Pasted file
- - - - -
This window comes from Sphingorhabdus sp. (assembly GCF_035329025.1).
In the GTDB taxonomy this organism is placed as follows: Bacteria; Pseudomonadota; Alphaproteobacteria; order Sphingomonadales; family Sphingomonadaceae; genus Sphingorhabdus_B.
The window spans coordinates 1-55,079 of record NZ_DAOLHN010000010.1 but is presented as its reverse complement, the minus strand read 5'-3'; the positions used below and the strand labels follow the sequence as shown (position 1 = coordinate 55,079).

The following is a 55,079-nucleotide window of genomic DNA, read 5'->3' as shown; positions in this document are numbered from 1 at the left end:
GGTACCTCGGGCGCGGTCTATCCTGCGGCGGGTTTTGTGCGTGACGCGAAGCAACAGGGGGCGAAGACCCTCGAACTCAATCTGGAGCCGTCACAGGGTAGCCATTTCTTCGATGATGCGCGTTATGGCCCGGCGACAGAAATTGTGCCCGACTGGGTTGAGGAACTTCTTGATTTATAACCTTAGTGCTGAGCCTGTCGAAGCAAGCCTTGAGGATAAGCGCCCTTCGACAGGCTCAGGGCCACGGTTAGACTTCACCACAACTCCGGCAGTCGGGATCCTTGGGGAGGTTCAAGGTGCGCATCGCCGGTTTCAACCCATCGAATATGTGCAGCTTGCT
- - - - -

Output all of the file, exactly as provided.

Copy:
This window comes from Sphingorhabdus sp. (assembly GCF_035329025.1).
In the GTDB taxonomy this organism is placed as follows: Bacteria; Pseudomonadota; Alphaproteobacteria; order Sphingomonadales; family Sphingomonadaceae; genus Sphingorhabdus_B.
The window spans coordinates 1-55,079 of record NZ_DAOLHN010000010.1 but is presented as its reverse complement, the minus strand read 5'-3'; the positions used below and the strand labels follow the sequence as shown (position 1 = coordinate 55,079).

The following is a 55,079-nucleotide window of genomic DNA, read 5'->3' as shown; positions in this document are numbered from 1 at the left end:
GGTACCTCGGGCGCGGTCTATCCTGCGGCGGGTTTTGTGCGTGACGCGAAGCAACAGGGGGCGAAGACCCTCGAACTCAATCTGGAGCCGTCACAGGGTAGCCATTTCTTCGATGATGCGCGTTATGGCCCGGCGACAGAAATTGTGCCCGACTGGGTTGAGGAACTTCTTGATTTATAACCTTAGTGCTGAGCCTGTCGAAGCAAGCCTTGAGGATAAGCGCCCTTCGACAGGCTCAGGGCCACGGTTAGACTTCACCACAACTCCGGCAGTCGGGATCCTTGGGGAGGTTCAAGGTGCGCATCGCCGGTTTCAACCCATCGAATATGTGCAGCTTGCT